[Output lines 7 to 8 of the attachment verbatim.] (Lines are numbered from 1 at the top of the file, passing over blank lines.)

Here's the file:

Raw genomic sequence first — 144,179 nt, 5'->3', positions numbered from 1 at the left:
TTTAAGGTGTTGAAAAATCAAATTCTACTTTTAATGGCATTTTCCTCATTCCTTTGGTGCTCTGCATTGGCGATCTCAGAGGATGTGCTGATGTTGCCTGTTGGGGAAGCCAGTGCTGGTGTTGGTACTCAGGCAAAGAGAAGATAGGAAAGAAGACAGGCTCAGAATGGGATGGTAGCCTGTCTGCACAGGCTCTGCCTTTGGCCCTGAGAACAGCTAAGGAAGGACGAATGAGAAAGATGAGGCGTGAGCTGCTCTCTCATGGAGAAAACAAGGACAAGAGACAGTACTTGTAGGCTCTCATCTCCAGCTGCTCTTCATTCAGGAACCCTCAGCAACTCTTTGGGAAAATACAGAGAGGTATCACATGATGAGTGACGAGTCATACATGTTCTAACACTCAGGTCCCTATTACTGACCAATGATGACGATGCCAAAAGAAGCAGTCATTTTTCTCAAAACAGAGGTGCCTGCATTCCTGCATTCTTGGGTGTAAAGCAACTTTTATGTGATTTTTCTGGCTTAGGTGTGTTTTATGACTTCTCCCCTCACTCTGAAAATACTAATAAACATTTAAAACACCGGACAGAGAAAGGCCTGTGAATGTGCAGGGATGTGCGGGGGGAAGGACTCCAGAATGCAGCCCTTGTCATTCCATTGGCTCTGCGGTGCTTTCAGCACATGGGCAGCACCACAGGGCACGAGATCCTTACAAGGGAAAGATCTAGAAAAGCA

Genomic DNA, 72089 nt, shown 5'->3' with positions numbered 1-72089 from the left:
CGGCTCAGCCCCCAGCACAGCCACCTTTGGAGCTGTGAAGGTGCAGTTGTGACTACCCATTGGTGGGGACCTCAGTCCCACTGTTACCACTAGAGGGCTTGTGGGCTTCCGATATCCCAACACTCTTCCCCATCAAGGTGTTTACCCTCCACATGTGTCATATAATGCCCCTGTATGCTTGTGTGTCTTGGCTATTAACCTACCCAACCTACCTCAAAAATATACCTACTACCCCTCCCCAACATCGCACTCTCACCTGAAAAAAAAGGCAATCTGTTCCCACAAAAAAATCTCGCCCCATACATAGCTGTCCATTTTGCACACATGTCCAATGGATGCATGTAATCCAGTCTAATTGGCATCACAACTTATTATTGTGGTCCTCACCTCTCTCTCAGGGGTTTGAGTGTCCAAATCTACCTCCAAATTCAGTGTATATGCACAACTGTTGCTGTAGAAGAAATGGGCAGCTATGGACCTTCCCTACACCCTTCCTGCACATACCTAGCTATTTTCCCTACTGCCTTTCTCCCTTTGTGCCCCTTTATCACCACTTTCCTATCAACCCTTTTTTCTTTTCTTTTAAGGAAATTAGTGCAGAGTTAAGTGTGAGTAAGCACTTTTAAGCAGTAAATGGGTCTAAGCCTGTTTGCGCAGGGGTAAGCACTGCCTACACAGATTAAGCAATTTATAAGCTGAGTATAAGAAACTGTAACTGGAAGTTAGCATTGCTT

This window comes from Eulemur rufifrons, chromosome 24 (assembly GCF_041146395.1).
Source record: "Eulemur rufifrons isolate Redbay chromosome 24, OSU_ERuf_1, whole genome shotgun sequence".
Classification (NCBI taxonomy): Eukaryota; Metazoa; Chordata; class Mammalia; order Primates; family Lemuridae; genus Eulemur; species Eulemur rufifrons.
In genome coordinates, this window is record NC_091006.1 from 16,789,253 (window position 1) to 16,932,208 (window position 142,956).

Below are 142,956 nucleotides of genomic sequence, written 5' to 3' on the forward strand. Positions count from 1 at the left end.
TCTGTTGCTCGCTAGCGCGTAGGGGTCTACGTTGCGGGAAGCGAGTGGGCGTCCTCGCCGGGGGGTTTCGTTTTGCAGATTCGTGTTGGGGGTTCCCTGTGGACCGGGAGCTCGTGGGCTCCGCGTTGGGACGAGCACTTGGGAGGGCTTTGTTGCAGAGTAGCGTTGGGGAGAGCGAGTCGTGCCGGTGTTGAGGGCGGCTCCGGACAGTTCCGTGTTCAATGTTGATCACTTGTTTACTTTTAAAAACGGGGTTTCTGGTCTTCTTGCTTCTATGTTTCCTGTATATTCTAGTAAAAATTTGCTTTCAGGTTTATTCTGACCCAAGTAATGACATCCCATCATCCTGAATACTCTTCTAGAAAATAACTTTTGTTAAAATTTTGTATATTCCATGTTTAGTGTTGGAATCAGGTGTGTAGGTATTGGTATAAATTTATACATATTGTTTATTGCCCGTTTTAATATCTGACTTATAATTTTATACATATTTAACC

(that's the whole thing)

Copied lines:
Classification (NCBI taxonomy): Eukaryota; Metazoa; Chordata; class Mammalia; order Primates; family Lemuridae; genus Eulemur; species Eulemur rufifrons.
In genome coordinates, this window is record NC_091006.1 from 16,789,253 (window position 1) to 16,932,208 (window position 142,956).